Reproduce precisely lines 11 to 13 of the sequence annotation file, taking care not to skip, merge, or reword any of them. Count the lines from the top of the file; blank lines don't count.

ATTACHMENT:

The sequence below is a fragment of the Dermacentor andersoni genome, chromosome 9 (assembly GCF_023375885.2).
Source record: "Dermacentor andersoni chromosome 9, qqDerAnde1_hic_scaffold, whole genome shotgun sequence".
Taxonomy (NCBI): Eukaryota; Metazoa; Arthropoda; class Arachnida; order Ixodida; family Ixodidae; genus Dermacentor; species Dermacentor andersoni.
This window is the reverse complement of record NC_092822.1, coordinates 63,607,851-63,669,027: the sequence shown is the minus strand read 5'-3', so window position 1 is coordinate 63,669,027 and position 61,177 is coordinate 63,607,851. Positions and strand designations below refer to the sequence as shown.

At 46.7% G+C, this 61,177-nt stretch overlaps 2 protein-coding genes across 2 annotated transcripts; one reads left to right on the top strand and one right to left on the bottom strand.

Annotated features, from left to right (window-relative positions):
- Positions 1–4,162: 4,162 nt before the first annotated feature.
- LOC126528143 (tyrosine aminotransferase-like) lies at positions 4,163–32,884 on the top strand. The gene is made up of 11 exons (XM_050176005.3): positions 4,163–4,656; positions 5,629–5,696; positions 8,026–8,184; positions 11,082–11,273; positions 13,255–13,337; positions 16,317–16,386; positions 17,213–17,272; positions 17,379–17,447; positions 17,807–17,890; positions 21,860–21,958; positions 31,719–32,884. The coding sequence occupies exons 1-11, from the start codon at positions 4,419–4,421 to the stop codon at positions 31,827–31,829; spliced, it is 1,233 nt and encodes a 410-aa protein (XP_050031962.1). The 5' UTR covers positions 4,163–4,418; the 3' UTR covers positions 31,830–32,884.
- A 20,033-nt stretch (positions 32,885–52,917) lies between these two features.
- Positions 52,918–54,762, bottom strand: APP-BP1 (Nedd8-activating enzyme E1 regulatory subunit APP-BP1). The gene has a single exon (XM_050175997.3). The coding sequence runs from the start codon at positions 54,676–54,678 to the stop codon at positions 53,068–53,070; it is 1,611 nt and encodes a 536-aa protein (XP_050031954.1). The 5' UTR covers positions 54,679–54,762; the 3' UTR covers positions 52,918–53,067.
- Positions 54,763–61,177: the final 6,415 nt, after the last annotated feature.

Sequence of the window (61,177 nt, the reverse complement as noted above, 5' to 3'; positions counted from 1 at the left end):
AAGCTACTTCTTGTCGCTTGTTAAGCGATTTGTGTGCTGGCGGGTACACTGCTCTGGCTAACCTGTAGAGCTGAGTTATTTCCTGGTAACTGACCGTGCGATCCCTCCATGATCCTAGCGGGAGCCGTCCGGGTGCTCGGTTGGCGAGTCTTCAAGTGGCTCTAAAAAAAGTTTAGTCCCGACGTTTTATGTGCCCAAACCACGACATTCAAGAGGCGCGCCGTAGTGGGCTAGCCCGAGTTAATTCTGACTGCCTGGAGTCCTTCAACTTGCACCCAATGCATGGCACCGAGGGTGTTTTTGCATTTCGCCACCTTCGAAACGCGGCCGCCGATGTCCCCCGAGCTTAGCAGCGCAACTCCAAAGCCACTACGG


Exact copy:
- Positions 54,763–61,177: the final 6,415 nt, after the last annotated feature.

Sequence of the window (61,177 nt, the reverse complement as noted above, 5' to 3'; positions counted from 1 at the left end):
AAGCTACTTCTTGTCGCTTGTTAAGCGATTTGTGTGCTGGCGGGTACACTGCTCTGGCTAACCTGTAGAGCTGAGTTATTTCCTGGTAACTGACCGTGCGATCCCTCCATGATCCTAGCGGGAGCCGTCCGGGTGCTCGGTTGGCGAGTCTTCAAGTGGCTCTAAAAAAAGTTTAGTCCCGACGTTTTATGTGCCCAAACCACGACATTCAAGAGGCGCGCCGTAGTGGGCTAGCCCGAGTTAATTCTGACTGCCTGGAGTCCTTCAACTTGCACCCAATGCATGGCACCGAGGGTGTTTTTGCATTTCGCCACCTTCGAAACGCGGCCGCCGATGTCCCCCGAGCTTAGCAGCGCAACTCCAAAGCCACTACGG